Healthcare Business

1Life (One Medical) Could Be the Future of Care for Consumers and Investors

Investing in health care has been tricky during the COVID-19 pandemic. While the public may be trying to save money on what might be thought of as nonessential health spending, the harsher reality is that the public spent roughly 90 to 100 days of being scared to go visit a doctor or a health clinic due to fears of the coronavirus.

One aspect of health care could be new models with new upside ahead. 1Life Healthcare Inc. (NASDAQ: ONEM) came public in an initial public offering in January of 2020. Some might have thought this to be an unlucky timing for an IPO, but 1Life has defied the odds and managed to rise even during the pandemic scare that caused massive stock market selling.

1Life is known for its One Medical service, which is effectively a membership-based primary care model that includes recurring revenues and modernized remote or telehealth that has become so popular. It offers medical facility locations and comes with digital health services. As of December 31, 2019, the company counted approximately 422,000 members in just nine U.S. markets with some 7,000 enterprise clients. 1Life then had 455,000 in its membership count as of the end of the first quarter of 2020, and it is targeting 500,000 to 515,000 members by the end of 2020.

The company recently expanded its virtual health care services with Remote Visits (scheduled video appointments with a primary care provider) and Mindset (virtual therapy and coaching for behavioral health). To stay up to snuff with recent trends, it also began offering COVID-19 testing services nationwide, along with 10X Genomics.

After pricing its IPO and full allocations of the overallotment options, the $14 per share IPO raised more than $280 million before fees for the company. On top of the January IPO, 1Life Healthcare raised $275 million in May via the sale of convertible senior notes with a premium conversion price.

While its shares fell from $25 to as low as $16.50 or so during the panic selling, the company’s obvious business model and growth allowed its shares to rock higher and higher. It was back at $25 by mid-April and closed up at almost $40 (hitting a high of $42.00) in May before pulling back. The most recent share price was closer to $34 and its market cap is still near $4.3 billion.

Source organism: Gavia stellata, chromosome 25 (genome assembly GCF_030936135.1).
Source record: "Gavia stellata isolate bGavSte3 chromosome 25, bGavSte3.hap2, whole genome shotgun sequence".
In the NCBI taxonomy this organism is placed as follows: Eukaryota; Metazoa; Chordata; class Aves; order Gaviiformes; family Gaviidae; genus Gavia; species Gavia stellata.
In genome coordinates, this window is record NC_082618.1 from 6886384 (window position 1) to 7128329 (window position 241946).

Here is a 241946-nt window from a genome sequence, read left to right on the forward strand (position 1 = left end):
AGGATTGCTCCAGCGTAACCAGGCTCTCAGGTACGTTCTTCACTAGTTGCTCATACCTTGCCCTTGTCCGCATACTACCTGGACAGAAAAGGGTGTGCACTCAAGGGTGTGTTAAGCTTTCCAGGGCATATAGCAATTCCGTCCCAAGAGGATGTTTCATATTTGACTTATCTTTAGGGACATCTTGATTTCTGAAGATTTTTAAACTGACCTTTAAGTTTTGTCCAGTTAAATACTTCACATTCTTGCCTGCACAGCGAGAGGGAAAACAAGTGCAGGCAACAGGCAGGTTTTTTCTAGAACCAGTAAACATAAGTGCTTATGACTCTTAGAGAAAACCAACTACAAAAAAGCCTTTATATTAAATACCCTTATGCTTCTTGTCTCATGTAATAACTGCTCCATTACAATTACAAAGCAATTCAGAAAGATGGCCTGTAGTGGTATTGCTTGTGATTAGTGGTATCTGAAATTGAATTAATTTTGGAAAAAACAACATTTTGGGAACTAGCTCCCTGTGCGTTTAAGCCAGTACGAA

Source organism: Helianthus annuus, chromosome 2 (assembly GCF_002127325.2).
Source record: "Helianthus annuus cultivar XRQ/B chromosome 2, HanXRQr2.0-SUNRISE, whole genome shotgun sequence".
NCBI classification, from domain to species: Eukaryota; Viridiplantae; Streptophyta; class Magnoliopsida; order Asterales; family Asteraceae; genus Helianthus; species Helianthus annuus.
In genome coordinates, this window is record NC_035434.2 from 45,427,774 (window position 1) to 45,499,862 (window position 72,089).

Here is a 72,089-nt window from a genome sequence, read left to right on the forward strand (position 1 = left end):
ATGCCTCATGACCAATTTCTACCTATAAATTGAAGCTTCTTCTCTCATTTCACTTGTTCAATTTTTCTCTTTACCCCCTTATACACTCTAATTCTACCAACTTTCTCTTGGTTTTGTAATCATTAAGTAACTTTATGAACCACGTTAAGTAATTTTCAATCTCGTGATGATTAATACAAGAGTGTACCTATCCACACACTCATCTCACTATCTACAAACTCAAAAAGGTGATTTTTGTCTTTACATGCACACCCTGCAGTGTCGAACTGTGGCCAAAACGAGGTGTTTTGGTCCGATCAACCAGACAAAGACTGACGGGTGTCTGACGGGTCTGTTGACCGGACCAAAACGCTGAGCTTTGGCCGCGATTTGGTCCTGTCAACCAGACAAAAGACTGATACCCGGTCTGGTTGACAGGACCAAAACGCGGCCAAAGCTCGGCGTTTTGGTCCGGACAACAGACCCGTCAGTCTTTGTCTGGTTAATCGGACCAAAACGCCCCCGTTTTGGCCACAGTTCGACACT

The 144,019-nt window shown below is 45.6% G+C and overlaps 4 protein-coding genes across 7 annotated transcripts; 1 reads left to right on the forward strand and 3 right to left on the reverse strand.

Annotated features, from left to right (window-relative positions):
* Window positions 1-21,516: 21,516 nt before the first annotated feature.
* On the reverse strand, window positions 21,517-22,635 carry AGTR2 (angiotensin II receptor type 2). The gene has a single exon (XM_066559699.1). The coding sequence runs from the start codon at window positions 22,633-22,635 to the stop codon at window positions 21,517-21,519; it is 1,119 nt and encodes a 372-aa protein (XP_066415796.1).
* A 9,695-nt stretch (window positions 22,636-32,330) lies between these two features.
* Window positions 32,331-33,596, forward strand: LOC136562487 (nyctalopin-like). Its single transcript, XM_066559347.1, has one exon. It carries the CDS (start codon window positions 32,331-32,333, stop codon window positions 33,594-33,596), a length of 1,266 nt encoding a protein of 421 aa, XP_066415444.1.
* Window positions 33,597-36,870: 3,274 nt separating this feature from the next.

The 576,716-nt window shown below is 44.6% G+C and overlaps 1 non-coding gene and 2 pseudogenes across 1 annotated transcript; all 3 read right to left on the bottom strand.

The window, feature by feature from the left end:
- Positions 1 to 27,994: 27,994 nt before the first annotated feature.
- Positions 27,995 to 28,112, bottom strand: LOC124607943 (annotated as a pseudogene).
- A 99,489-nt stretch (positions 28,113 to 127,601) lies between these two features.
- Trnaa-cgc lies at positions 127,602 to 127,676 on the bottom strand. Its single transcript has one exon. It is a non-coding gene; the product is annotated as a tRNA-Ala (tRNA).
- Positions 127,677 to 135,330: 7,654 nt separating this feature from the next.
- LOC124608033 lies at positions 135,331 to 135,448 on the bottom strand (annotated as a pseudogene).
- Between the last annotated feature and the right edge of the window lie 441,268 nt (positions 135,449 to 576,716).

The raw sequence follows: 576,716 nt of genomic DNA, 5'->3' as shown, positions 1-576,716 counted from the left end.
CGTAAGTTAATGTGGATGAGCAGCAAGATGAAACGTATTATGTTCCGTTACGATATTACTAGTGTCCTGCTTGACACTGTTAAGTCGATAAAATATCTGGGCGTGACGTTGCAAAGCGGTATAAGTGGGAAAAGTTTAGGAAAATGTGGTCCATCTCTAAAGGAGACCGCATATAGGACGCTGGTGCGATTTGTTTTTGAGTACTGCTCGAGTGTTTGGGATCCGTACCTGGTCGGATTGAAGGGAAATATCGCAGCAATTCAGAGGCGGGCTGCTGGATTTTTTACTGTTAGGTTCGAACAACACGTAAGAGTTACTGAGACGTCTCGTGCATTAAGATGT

Canaccord Genuity initiated coverage on 1Life Healthcare with a Buy rating and a $39 price target. That was a fresh call on May 19, and the firm called it a next-generation primary care provider that offers investors a recurring revenue model.

Canaccord Genuity’s report spells out the bullish growth expectations here. The firm sees robust revenue growth in the mid-20% range for the foreseeable future. It also sees 1Life expanding with existing customers and within existing markets, while it continues to add new customers and partners and continuing to enter new markets.

Other firms have even raised their initial price targets after the shares have run up:

  • Morgan Stanley to $35 from $21 on May 18.
  • SunTrust to $30 from $26 on May 14.
  • Wells Fargo to $23 from $18 on May 14.
  • Piper Sandler to $29 from $27 on May 14.

1Life Healthcare joined the ranks of other companies by not offering revenue, margin, earnings and EBITDA guidance for 2020 due to uncertainties around the COVID-19 pandemic and self-isolation practices. The company has an obvious path to growth here, but despite growth in 2020 and 201 expected by analysts, the company is projected to keep losing money in 2020 and through at least 2021.

Shares of 1Life Healthcare were up 3.3% at $33.50 in early afternoon trading on Friday. Its post-IPO range is $15.00 to $42.00, and the Refinitiv consensus analyst price target is $26.50.

With every upside story, there are also risks. Many health care models have started out with promise. Some have faded, some have been acquired and some are squashed because larger and deeper-pocketed players decide to model after them.